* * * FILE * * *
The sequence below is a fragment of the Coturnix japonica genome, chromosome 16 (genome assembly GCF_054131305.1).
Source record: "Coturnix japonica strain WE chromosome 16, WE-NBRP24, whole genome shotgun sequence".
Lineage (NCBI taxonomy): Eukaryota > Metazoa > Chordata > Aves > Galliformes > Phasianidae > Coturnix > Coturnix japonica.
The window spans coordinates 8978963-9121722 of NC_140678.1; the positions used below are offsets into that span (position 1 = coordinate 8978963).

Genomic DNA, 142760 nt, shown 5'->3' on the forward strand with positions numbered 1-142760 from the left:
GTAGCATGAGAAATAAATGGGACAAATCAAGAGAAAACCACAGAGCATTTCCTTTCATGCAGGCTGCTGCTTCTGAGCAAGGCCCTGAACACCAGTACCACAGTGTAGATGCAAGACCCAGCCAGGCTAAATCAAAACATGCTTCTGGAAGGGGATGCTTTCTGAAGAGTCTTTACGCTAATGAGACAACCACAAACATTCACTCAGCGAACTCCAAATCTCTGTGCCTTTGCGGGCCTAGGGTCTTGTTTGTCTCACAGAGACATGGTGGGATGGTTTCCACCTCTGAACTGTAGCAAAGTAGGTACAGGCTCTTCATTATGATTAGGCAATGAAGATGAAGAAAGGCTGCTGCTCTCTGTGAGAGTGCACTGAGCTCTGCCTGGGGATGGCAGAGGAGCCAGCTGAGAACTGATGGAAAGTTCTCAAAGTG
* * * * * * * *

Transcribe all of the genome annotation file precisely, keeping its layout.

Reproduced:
The sequence below is a fragment of the Coturnix japonica genome, chromosome 16 (genome assembly GCF_054131305.1).
Source record: "Coturnix japonica strain WE chromosome 16, WE-NBRP24, whole genome shotgun sequence".
Lineage (NCBI taxonomy): Eukaryota > Metazoa > Chordata > Aves > Galliformes > Phasianidae > Coturnix > Coturnix japonica.
The window spans coordinates 8978963-9121722 of NC_140678.1; the positions used below are offsets into that span (position 1 = coordinate 8978963).

Genomic DNA, 142760 nt, shown 5'->3' on the forward strand with positions numbered 1-142760 from the left:
GTAGCATGAGAAATAAATGGGACAAATCAAGAGAAAACCACAGAGCATTTCCTTTCATGCAGGCTGCTGCTTCTGAGCAAGGCCCTGAACACCAGTACCACAGTGTAGATGCAAGACCCAGCCAGGCTAAATCAAAACATGCTTCTGGAAGGGGATGCTTTCTGAAGAGTCTTTACGCTAATGAGACAACCACAAACATTCACTCAGCGAACTCCAAATCTCTGTGCCTTTGCGGGCCTAGGGTCTTGTTTGTCTCACAGAGACATGGTGGGATGGTTTCCACCTCTGAACTGTAGCAAAGTAGGTACAGGCTCTTCATTATGATTAGGCAATGAAGATGAAGAAAGGCTGCTGCTCTCTGTGAGAGTGCACTGAGCTCTGCCTGGGGATGGCAGAGGAGCCAGCTGAGAACTGATGGAAAGTTCTCAAAGTG